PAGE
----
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Harris County Alerts


March 7, 2016

Tornadoes and Heavy Rainfall Possible as Storms Move Across Region

What is the danger?

Storms passing through Harris County beginning Tuesday afternoon could bring the threat of tornadoes and high winds. Heavy rainfall will also be a factor with most of the area receiving 3-4 inches of precipitation and isolated areas receiving 6-8 inches. Rainfall in these amounts will cause street flooding. 

What you need to do:

Residents are urged to monitor local media and the National Weather Service (NWS) forecasts over the next several days for weather information. In the event of severe weather, particularly tornadoes, warnings may be issued with only a short period to take protective actions.

The NWS Storm Prediction Center provides these excellent tornado safety tips:

  • In a house with no basement, a dorm, or an apartment: Avoid windows. Go to the lowest floor, small center room (like a bathroom or closet), under a stairwell, or in an interior hallway with no windows. Crouch as low as possible to the floor, facing down; and cover your head with your hands. A bath tub may offer a shell of partial protection. Even in an interior room, you should cover yourself with some sort of thick padding (mattress, blankets, etc.), to protect against falling debris in case the roof and ceiling fail. A helmet can offer some protection against head injury.
  • In an office building, hospital, nursing home or skyscraper: Go directly to an enclosed, windowless area in the center of the building -- away from glass and on the lowest floor possible. Then, crouch down and cover your head. Interior stairwells are usually good places to take shelter, and if not crowded, allow you to get to a lower level quickly. Stay off the elevators; you could be trapped in them if the power is lost.
  • In a mobile home: Get out! Even if your home is tied down, it is not as safe as an underground shelter or permanent, sturdy building. Go to one of those shelters, or to a nearby permanent structure, using your tornado evacuation plan. Most tornadoes can destroy even tied-down mobile homes; and it is best not to play the low odds that yours will make it. This mobile-home safety video from the State of Missouri may be useful in developing your plan.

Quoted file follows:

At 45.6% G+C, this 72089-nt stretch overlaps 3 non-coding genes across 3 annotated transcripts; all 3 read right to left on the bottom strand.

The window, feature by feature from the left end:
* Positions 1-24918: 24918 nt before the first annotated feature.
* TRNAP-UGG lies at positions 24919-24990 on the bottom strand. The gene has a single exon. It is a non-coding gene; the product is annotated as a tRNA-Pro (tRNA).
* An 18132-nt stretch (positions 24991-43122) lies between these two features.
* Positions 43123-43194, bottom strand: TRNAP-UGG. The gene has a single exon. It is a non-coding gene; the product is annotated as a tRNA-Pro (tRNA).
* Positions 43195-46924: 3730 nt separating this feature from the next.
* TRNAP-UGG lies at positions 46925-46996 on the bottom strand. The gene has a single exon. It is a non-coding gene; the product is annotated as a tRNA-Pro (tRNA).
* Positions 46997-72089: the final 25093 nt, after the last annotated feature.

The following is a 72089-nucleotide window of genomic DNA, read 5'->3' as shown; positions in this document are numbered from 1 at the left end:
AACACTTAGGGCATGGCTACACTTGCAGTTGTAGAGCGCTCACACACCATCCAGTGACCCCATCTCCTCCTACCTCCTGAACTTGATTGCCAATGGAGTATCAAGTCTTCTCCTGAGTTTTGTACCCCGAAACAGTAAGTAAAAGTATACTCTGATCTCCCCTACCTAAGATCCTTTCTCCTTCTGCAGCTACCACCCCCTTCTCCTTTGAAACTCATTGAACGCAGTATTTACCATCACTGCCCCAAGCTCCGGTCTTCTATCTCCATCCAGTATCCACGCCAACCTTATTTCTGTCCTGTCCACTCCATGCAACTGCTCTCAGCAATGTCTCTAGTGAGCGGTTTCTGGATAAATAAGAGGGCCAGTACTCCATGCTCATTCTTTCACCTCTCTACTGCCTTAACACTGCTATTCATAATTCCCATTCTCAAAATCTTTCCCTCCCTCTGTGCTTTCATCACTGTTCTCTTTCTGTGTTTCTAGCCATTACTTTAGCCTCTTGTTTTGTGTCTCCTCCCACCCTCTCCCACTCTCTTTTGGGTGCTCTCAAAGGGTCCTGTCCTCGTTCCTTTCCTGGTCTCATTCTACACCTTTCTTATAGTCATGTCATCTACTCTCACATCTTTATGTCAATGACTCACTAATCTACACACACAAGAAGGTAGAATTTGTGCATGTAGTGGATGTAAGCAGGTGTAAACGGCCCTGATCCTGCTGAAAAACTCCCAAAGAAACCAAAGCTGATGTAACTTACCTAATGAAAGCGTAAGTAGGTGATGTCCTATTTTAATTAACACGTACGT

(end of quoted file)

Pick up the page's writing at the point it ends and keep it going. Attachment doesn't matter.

• At school: Follow the drill! Go to the interior hall or windowless room in an orderly way as you are told. Crouch low, head down, and protect the back of your head with your arms. Stay away from windows and large open rooms like gyms and auditoriums.
  • In a car or truck: Vehicles are extremely risky in a tornado. There is no safe option when caught in a tornado in a car, just slightly less-dangerous ones. If the tornado is visible, far away, and the traffic is light, you may be able to drive out of its path by moving at right angles to the tornado. Seek shelter in a sturdy building, or underground if possible. If you are caught by extreme winds or flying debris, park the car as quickly and safely as possible -- out of the traffic lanes. Stay in the car with the seat belt on. Put your head down below the windows; cover your head with your hands and a blanket, coat, or other cushion if possible. If you can safely get noticeably lower than the level of the roadway, leave your car and lie in that area, covering your head with your hands. Avoid seeking shelter under bridges, which can create deadly traffic hazards while offering little protection against flying debris.
  • In the open outdoors: If possible, seek shelter in a sturdy building. If not, lie flat and face-down on low ground, protecting the back of your head with your arms. Get as far away from trees and cars as you can; they may be blown onto you in a tornado.

More tornado safety information is available here.

In the event of road flooding, the most important thing to remember is Turn Around, Don’t Drown! More deaths occur due to flooding than any other hazard and most of those occur when motorists ignore warnings and attempt to drive through flooded roadways. Additional flood safety information available here

Where you can learn more:

Forecasts: National Weather Service
Local Traffic: Houston TranStar
Preparedness & Emergency Information: www.readyharris.org